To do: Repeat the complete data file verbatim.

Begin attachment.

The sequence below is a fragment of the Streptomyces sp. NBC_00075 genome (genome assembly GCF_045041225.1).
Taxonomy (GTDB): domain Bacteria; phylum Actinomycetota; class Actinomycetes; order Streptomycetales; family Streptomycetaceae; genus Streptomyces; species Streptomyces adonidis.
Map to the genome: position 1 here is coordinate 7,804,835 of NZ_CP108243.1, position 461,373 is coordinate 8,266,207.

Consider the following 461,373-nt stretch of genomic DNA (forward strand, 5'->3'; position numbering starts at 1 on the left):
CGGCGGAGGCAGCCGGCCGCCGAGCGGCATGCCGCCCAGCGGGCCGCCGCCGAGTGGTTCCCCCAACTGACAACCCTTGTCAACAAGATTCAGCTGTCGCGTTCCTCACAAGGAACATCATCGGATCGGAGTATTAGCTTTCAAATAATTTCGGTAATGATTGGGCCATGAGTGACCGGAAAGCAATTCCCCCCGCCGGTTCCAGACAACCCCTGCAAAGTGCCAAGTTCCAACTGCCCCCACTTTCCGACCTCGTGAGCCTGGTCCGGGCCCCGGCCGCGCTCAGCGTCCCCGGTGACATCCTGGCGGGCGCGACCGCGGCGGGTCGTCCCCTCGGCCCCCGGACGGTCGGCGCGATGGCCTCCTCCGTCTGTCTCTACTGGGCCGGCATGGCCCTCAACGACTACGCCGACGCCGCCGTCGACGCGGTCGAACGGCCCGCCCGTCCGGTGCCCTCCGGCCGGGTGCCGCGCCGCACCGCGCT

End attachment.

The sequence below is a fragment of the Streptomyces sp. NBC_00075 genome (genome assembly GCF_045041225.1).
Taxonomy (GTDB): domain Bacteria; phylum Actinomycetota; class Actinomycetes; order Streptomycetales; family Streptomycetaceae; genus Streptomyces; species Streptomyces adonidis.
Map to the genome: position 1 here is coordinate 7,804,835 of NZ_CP108243.1, position 461,373 is coordinate 8,266,207.

Consider the following 461,373-nt stretch of genomic DNA (forward strand, 5'->3'; position numbering starts at 1 on the left):
CGGCGGAGGCAGCCGGCCGCCGAGCGGCATGCCGCCCAGCGGGCCGCCGCCGAGTGGTTCCCCCAACTGACAACCCTTGTCAACAAGATTCAGCTGTCGCGTTCCTCACAAGGAACATCATCGGATCGGAGTATTAGCTTTCAAATAATTTCGGTAATGATTGGGCCATGAGTGACCGGAAAGCAATTCCCCCCGCCGGTTCCAGACAACCCCTGCAAAGTGCCAAGTTCCAACTGCCCCCACTTTCCGACCTCGTGAGCCTGGTCCGGGCCCCGGCCGCGCTCAGCGTCCCCGGTGACATCCTGGCGGGCGCGACCGCGGCGGGTCGTCCCCTCGGCCCCCGGACGGTCGGCGCGATGGCCTCCTCCGTCTGTCTCTACTGGGCCGGCATGGCCCTCAACGACTACGCCGACGCCGCCGTCGACGCGGTCGAACGGCCCGCCCGTCCGGTGCCCTCCGGCCGGGTGCCGCGCCGCACCGCGCT